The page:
Extra-long Exposures

Although shutter speed settings are only provided to 1 second on the camera's shutter-speed dial, longer speeds to 10 seconds are available via operation of the camera's self-timer in conjunction with the "B" setting on the shutter-speed dial.

For exposures of from 2 to 10 seconds, perform the following: Set the shutter speed dial to the "B" setting; lift up and turn the T-L finger guard so that the guard's index dot aligns with the "T" setting; and turn the self-timer lever downward until the index line on the lever aligns with the figure on the scale corresponding to the desired exposure time.

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Having set the camera, simply depress the shutter release button to make the exposure, with the shutter remaining open for the time interval set on the self-timer. At the completion of the exposure, set the T-L finger guard to the middle position to return the shutter release button to its normal (up) position.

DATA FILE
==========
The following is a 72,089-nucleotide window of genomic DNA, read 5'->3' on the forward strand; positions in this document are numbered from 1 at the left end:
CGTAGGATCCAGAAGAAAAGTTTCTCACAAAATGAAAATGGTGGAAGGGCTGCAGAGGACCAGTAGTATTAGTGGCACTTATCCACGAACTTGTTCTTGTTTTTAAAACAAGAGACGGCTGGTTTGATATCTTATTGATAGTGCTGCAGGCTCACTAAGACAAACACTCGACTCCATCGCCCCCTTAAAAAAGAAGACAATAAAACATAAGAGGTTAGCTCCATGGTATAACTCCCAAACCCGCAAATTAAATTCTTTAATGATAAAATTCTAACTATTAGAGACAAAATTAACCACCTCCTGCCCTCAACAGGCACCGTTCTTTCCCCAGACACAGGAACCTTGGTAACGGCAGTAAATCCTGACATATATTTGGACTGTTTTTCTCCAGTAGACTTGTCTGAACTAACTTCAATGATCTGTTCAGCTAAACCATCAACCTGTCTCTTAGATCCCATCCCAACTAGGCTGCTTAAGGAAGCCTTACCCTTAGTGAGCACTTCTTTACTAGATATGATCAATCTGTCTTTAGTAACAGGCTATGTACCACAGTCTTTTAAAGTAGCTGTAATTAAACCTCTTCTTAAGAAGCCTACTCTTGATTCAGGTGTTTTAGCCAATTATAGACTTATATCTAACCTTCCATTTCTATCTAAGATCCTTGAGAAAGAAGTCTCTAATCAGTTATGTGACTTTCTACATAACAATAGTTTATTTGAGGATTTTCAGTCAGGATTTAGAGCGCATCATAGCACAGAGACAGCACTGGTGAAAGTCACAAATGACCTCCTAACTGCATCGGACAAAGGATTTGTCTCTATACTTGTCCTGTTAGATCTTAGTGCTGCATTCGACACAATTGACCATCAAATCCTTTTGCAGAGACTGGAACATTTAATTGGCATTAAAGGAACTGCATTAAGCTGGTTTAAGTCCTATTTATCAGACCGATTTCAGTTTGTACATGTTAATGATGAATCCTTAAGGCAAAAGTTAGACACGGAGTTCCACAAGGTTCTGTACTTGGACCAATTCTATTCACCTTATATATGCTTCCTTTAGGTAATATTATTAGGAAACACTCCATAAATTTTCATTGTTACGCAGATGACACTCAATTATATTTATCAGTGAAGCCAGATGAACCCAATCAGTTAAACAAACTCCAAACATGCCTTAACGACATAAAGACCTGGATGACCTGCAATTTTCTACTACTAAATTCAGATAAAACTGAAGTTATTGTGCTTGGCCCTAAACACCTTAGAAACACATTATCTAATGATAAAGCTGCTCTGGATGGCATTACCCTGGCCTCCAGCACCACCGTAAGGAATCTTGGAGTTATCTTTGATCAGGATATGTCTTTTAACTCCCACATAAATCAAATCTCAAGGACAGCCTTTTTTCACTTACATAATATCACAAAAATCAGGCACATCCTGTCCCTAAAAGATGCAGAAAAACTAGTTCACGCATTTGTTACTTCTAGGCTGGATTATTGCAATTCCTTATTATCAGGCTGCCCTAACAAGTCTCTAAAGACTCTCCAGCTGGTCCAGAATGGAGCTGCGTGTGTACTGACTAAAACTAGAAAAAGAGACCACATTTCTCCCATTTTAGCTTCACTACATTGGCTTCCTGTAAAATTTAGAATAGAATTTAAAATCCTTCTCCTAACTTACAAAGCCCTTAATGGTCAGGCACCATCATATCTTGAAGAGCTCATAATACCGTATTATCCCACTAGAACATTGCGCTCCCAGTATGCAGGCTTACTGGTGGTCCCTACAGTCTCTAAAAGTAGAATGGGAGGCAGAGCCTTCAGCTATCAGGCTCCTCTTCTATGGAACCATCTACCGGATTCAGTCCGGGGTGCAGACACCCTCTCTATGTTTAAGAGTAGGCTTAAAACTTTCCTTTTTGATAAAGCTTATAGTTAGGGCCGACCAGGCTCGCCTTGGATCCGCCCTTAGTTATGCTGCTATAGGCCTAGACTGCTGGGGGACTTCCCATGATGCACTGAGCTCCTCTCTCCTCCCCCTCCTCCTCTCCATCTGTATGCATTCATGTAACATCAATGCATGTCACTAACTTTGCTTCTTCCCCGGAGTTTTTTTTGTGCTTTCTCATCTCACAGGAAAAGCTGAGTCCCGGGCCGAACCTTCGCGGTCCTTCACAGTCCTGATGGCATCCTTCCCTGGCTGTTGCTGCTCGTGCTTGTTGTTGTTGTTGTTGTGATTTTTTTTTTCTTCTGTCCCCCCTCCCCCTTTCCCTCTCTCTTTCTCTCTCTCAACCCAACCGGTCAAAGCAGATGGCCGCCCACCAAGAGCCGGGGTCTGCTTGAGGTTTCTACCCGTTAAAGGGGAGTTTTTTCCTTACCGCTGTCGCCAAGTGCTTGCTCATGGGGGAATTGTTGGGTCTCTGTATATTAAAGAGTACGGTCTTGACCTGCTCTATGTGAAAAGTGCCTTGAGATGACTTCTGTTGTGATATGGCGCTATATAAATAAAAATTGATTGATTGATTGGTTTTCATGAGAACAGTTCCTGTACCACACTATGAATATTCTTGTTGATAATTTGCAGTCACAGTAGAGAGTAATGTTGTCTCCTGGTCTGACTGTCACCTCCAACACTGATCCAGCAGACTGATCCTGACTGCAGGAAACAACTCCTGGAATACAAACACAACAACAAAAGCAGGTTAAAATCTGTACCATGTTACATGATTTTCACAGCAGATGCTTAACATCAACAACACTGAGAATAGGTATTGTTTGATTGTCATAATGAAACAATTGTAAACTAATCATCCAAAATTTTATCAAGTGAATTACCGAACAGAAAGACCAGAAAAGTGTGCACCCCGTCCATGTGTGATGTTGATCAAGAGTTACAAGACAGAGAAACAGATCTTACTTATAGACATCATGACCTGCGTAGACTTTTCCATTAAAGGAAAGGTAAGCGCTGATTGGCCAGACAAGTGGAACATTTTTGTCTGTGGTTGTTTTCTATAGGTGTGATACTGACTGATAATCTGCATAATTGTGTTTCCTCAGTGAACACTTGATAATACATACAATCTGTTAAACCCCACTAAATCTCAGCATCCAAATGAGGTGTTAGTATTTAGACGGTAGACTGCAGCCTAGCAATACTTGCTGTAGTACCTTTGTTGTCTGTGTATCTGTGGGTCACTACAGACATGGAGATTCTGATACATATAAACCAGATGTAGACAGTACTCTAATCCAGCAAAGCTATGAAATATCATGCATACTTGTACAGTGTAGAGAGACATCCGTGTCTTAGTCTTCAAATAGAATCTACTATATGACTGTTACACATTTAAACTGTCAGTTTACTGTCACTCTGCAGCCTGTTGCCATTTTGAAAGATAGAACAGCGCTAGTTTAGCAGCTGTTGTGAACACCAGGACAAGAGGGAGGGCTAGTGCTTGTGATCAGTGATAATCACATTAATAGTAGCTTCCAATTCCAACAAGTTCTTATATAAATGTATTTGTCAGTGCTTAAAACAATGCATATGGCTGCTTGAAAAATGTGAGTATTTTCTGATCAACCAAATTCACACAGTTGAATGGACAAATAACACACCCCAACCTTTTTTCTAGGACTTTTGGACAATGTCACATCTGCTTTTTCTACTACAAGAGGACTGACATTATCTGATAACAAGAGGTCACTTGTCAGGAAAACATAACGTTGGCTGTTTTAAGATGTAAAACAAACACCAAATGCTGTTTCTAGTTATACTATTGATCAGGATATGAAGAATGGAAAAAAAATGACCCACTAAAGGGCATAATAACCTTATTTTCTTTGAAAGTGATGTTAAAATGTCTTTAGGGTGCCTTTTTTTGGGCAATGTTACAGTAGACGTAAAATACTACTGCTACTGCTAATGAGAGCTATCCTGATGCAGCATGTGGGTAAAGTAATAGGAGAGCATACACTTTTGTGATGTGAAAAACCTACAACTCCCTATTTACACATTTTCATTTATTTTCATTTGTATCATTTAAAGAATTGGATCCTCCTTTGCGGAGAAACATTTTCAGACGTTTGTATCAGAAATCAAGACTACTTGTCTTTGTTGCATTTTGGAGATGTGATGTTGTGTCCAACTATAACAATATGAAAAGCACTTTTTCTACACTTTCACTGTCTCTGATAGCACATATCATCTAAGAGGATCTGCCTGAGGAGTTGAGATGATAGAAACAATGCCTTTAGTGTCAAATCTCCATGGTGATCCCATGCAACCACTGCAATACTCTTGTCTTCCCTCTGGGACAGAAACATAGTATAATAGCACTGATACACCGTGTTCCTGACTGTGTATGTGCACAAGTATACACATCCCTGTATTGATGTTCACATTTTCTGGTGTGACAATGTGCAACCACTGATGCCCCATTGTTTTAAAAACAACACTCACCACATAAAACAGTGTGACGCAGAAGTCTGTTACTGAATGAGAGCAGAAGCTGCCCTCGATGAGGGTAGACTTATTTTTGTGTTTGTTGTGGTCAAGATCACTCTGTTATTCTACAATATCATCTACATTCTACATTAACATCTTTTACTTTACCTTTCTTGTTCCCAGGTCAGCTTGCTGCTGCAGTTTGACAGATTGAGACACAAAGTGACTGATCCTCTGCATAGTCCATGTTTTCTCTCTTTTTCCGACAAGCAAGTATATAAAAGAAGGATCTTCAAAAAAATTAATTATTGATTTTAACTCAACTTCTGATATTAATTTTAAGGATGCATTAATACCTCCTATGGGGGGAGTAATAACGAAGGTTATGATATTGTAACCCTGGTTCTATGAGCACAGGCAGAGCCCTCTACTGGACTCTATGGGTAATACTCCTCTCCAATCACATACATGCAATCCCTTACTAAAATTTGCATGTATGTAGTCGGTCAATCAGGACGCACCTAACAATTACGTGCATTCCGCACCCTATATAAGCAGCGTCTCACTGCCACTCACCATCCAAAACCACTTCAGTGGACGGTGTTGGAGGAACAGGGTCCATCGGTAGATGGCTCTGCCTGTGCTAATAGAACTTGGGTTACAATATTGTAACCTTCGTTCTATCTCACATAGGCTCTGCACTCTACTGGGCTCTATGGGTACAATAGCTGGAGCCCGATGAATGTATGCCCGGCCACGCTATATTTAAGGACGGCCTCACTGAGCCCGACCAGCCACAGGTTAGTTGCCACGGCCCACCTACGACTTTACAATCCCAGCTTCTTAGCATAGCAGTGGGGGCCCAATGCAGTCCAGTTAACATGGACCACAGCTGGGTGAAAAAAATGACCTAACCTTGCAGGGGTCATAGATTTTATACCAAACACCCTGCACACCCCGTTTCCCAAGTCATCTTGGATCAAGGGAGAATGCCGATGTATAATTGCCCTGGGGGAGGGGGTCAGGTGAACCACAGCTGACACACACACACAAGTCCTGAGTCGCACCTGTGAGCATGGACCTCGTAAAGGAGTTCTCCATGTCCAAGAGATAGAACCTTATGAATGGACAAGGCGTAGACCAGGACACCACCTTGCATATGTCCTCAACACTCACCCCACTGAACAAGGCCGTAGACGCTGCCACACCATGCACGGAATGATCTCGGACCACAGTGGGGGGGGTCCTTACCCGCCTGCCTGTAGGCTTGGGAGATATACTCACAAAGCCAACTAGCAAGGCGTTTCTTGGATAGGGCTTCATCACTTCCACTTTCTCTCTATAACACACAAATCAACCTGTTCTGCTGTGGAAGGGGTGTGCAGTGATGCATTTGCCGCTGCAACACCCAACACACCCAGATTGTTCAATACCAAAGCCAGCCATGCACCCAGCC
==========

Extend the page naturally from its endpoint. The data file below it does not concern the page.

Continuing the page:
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Lenses -
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Lenses - 300mm 400mm 500mm 600mm 800mm 1200mm |
Special Application lenses:
Micro-Nikkor Lenses - 50mm~55mm -60mm 85mm -105mm 200mm Micro-Zoom 70-180mm
Perspective Control (PC) - 28mm 35mm PC-Micro 85mm
Dedicated Lenses for Nikon F3AF: AF 80mm f/2.8 | AF 200mm f/3.5 EDIF
Depth of Field Control (DC): 105mm 135mm
Medical Nikkor: 120mm 200mm
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Others: Noct Nikkor | OP-Nikkor | UV Nikkor 55mm 105mm | Focusing Units | Bellows-Nikkor 105mm 135mm
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Tele-Converters: TC-1 | TC-2 | TC-200 | TC-201 | TC-300 | TC-301 | TC-14 | TC-14A | TC-14B | TC-14C | TC-14E | TC-16 | TC-16A | TC-20E

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Recommended links to understand more technical details related to the Nikkor F-mount and production Serial Number:
http://rick_oleson.tripod.com/index-153.html by: my friend, Rick Oleson
http://www.zi.ku.dk/personal/lhhansen/photo/fmount.htm by: Hansen, Lars Holst